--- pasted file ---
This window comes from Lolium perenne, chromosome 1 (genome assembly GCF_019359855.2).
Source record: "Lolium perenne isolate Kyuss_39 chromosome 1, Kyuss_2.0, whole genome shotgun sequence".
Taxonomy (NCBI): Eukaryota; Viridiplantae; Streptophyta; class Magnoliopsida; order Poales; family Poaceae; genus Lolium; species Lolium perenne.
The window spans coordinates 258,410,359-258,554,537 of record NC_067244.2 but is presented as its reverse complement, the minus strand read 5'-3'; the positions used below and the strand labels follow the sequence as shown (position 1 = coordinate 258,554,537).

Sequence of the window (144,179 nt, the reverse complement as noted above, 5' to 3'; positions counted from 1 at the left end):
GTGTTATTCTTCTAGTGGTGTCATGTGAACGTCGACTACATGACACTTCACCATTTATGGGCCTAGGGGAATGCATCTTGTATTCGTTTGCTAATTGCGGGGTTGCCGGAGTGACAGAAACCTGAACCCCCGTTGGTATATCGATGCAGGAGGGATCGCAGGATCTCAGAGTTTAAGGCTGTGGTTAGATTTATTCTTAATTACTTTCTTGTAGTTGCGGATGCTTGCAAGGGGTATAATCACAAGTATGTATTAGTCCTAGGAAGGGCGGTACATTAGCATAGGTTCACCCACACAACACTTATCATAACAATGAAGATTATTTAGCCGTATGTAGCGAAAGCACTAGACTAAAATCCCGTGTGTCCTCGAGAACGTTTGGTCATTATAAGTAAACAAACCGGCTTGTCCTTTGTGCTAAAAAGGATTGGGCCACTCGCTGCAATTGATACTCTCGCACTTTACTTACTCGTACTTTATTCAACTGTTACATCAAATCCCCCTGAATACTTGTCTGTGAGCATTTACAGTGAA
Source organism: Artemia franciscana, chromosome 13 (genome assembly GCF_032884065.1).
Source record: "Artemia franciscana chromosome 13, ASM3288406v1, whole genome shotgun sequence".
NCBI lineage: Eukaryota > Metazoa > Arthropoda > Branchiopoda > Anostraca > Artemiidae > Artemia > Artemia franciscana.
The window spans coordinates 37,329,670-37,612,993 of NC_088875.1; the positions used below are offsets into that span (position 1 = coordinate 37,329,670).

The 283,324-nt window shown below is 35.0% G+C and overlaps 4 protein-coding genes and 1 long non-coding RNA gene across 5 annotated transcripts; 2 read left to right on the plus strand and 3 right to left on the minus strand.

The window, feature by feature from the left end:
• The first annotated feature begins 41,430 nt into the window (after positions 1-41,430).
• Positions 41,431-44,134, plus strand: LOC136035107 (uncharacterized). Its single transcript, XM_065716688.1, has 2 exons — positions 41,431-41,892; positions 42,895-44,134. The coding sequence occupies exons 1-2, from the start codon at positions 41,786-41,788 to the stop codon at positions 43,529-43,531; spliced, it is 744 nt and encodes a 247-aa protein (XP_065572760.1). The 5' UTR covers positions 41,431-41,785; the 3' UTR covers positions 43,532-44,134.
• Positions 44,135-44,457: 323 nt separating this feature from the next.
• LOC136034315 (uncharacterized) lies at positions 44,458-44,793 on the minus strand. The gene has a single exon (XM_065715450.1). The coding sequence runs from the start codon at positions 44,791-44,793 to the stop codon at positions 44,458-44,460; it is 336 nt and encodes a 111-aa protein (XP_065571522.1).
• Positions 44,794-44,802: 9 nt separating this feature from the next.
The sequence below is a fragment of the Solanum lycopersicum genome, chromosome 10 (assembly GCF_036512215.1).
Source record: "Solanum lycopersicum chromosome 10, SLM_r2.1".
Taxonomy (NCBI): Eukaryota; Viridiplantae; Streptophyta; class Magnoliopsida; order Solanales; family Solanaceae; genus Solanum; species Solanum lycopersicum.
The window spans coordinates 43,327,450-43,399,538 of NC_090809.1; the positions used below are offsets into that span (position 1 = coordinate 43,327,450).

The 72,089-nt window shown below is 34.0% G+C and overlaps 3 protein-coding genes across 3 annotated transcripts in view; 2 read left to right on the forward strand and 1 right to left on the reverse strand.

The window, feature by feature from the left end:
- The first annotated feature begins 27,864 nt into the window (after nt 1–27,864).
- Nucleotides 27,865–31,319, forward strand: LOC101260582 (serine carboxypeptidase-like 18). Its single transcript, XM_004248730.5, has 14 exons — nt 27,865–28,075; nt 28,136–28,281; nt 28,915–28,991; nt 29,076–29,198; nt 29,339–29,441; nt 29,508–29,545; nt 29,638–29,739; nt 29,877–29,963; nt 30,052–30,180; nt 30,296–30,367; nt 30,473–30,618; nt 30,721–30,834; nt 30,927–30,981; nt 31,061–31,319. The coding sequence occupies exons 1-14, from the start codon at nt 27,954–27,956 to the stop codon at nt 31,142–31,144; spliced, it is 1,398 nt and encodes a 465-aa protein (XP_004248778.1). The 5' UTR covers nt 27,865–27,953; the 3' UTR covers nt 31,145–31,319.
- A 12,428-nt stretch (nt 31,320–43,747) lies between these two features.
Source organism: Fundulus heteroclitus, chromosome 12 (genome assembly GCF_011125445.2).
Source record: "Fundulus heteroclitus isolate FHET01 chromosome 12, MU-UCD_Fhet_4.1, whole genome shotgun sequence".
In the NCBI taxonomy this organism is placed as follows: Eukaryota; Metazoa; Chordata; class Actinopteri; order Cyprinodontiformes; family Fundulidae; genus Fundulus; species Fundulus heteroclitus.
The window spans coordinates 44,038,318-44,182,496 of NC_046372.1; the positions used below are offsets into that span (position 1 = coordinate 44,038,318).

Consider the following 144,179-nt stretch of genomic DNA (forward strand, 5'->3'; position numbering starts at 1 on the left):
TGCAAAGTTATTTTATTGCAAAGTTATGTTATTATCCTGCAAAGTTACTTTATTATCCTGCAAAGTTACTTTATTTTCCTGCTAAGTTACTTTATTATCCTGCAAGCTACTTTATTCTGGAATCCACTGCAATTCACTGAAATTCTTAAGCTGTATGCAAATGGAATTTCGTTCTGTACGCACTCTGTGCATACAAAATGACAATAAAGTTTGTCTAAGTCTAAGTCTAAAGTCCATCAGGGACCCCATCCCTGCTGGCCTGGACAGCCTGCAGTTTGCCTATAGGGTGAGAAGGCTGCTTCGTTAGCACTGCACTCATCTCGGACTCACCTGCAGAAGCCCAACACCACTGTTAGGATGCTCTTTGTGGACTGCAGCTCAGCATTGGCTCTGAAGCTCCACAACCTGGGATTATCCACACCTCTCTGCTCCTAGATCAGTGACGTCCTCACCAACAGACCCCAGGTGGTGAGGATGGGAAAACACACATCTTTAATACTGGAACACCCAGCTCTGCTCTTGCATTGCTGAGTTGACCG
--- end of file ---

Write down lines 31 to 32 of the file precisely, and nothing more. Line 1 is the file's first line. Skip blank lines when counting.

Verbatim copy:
Consider the following 144,179-nt stretch of genomic DNA (forward strand, 5'->3'; position numbering starts at 1 on the left):
TGCAAAGTTATTTTATTGCAAAGTTATGTTATTATCCTGCAAAGTTACTTTATTATCCTGCAAAGTTACTTTATTTTCCTGCTAAGTTACTTTATTATCCTGCAAGCTACTTTATTCTGGAATCCACTGCAATTCACTGAAATTCTTAAGCTGTATGCAAATGGAATTTCGTTCTGTACGCACTCTGTGCATACAAAATGACAATAAAGTTTGTCTAAGTCTAAGTCTAAAGTCCATCAGGGACCCCATCCCTGCTGGCCTGGACAGCCTGCAGTTTGCCTATAGGGTGAGAAGGCTGCTTCGTTAGCACTGCACTCATCTCGGACTCACCTGCAGAAGCCCAACACCACTGTTAGGATGCTCTTTGTGGACTGCAGCTCAGCATTGGCTCTGAAGCTCCACAACCTGGGATTATCCACACCTCTCTGCTCCTAGATCAGTGACGTCCTCACCAACAGACCCCAGGTGGTGAGGATGGGAAAACACACATCTTTAATACTGGAACACCCAGCTCTGCTCTTGCATTGCTGAGTTGACCG